The BVI is the closest place to tropical heaven an American can get if he wants to charter a yacht. They leave the cold of the northern winter and come south to the sun and wide open spaces of the US or BVI. They sail from one anchorage to the next BUT when they get there they anchor right on top of each other or pick up a mooring ball. The charter companies promote the use of the moorings as do the retail outlets and restaurants along the shores of the bays. The more balls the more potential customers who have holiday dollars to burn. At 30 dollars a night that is quite expensive if you are a long term cruiser so you have to anchor but where.
Anchoring in a mooring filled bay is difficult because a yacht at anchor swings differently to one attached to a ball. The people who put the moorings down do to to optimise the number in a given space. When it get to deep they stop so for a cruiser there is only deep water in which one can anchor. Often a difficult decision to try the deep water or trust that the wind will stay in the same direction all night and drop the anchor between the moored boats.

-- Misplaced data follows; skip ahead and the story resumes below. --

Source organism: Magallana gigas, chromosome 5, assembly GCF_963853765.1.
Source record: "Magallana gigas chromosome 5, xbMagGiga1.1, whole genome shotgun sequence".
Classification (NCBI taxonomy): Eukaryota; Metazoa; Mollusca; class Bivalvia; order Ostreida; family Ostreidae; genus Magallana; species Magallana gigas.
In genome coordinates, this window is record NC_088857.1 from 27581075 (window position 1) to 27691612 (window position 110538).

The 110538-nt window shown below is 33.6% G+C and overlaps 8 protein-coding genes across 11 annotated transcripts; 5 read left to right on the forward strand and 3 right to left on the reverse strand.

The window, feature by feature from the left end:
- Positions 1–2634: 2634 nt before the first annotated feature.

The Bight on Norman Island is a large almost enclosed bay just half a day sailing from the major charter bases. It is filled to capacity with moorings. On the day before and the day after the charter fleet change boats - the old crew leave and the new crew arrive The Bight is filled to capacity. There is not a single ball free and not enough room to swing a cat let alone a anchored yacht. At night the Pirates Bight and the William T floating bar thump to the music all through the night.
You may well ask why did I go to The Bight? It was in the middle of the week and the place was empty. The ships bar closed soon after sun set and Malua was able to drop and anchor in the mooring field and swing without a concern in the world. However I would not return and would not suggest any cruiser visits the place.
A magical moment on Malua
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